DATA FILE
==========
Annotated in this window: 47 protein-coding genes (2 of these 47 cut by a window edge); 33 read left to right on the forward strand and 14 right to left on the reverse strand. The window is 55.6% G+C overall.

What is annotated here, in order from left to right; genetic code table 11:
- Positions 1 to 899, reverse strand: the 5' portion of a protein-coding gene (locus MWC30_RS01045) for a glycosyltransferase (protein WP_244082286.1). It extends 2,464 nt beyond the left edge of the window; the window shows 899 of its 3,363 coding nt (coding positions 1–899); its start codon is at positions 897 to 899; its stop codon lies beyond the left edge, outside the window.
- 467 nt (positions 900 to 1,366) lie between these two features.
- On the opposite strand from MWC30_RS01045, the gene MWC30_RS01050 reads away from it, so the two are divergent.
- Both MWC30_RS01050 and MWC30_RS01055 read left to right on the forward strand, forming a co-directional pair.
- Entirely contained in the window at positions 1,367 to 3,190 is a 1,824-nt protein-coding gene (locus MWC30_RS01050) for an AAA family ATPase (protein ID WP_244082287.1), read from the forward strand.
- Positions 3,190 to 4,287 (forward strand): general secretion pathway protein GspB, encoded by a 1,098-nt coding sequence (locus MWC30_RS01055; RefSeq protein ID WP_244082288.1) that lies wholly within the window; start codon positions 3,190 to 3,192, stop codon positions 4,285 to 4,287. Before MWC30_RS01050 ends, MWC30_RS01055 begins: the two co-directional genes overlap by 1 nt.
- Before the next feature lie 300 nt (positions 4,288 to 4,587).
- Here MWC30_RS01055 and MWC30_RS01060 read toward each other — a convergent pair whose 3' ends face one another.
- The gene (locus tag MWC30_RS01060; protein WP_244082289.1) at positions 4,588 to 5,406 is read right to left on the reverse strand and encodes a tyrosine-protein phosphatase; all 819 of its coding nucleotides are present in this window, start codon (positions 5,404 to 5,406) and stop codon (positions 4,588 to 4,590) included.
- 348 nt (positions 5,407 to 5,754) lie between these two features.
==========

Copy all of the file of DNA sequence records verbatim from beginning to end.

Annotated in this window: 47 protein-coding genes (2 of these 47 cut by a window edge); 33 read left to right on the forward strand and 14 right to left on the reverse strand. The window is 55.6% G+C overall.

What is annotated here, in order from left to right; genetic code table 11:
- Positions 1 to 899, reverse strand: the 5' portion of a protein-coding gene (locus MWC30_RS01045) for a glycosyltransferase (protein WP_244082286.1). It extends 2,464 nt beyond the left edge of the window; the window shows 899 of its 3,363 coding nt (coding positions 1–899); its start codon is at positions 897 to 899; its stop codon lies beyond the left edge, outside the window.
- 467 nt (positions 900 to 1,366) lie between these two features.
- On the opposite strand from MWC30_RS01045, the gene MWC30_RS01050 reads away from it, so the two are divergent.
- Both MWC30_RS01050 and MWC30_RS01055 read left to right on the forward strand, forming a co-directional pair.
- Entirely contained in the window at positions 1,367 to 3,190 is a 1,824-nt protein-coding gene (locus MWC30_RS01050) for an AAA family ATPase (protein ID WP_244082287.1), read from the forward strand.
- Positions 3,190 to 4,287 (forward strand): general secretion pathway protein GspB, encoded by a 1,098-nt coding sequence (locus MWC30_RS01055; RefSeq protein ID WP_244082288.1) that lies wholly within the window; start codon positions 3,190 to 3,192, stop codon positions 4,285 to 4,287. Before MWC30_RS01050 ends, MWC30_RS01055 begins: the two co-directional genes overlap by 1 nt.
- Before the next feature lie 300 nt (positions 4,288 to 4,587).
- Here MWC30_RS01055 and MWC30_RS01060 read toward each other — a convergent pair whose 3' ends face one another.
- The gene (locus tag MWC30_RS01060; protein WP_244082289.1) at positions 4,588 to 5,406 is read right to left on the reverse strand and encodes a tyrosine-protein phosphatase; all 819 of its coding nucleotides are present in this window, start codon (positions 5,404 to 5,406) and stop codon (positions 4,588 to 4,590) included.
- 348 nt (positions 5,407 to 5,754) lie between these two features.